Based on the results of this study, we can identify exercises that produce the highest amount of EMG activity.
Side-lying hip abduction – 81%
Single limb squat – 64%
Lateral band walk – 61%
Single-limb deadlift – 58%
Single-limb squat – 59%
Single-limb deadlift – 59%
Sideways, front, and transverse lunges – 41-49%
In addition to the manuscript, there are good video demonstrations of the exercises and a PowerPoint presentation available at the JOSPT website. When I accessed this, I believe they were all available for free.
Based on the results of this article, here are a few things that came to my mind
Side-lying hip abduction should be used in all people needing glut medius strengthening. EMG activity was almost 20% higher than the next exercise.
The single limb squat and single-limb deadlift exercises activated high amounts of EMG activity for both muscles
The clam exercises produced EMG activity between 34-40% for both muscles. While this is low in comparison to other exercises, the authors did not use resistance during testing. I would still use this, especially with a resistance band around the thighs, as am early-stage or activation exercise. The authors also compared clams at 30 degrees and 60 degrees of knee flexion and showed no different in gluteus medius activity.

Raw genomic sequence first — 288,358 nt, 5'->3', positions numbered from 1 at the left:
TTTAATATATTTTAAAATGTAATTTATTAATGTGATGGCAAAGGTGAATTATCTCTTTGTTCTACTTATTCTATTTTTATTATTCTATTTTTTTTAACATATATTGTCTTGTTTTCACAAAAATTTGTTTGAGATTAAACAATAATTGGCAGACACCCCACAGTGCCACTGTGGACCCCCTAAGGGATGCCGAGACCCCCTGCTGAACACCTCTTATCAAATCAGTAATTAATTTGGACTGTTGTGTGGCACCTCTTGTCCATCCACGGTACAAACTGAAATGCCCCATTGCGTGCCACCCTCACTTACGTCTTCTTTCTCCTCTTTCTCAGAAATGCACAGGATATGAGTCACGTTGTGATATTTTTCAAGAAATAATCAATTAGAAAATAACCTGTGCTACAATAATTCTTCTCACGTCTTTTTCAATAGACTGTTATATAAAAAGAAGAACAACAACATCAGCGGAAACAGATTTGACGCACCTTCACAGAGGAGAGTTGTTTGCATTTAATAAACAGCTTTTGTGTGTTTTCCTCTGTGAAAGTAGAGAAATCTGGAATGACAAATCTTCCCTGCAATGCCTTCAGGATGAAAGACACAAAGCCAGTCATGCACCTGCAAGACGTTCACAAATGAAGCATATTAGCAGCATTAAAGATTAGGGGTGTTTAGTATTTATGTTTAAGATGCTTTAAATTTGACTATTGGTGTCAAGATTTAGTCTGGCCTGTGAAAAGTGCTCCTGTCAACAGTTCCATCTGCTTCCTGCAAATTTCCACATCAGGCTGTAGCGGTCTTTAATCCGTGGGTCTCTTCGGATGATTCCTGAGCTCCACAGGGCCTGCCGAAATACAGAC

The lunge exercises produce a moderate amount of EMG activity and are likely good early-stage exercises to progress to prior to the single-leg squat and deadlift exercises
DiStefano, L. (2009). Gluteal Muscle Activation During Common Therapeutic Exercises Journal of Orthopaedic and Sports Physical Therapy DOI:10.2519/jospt.2009.2796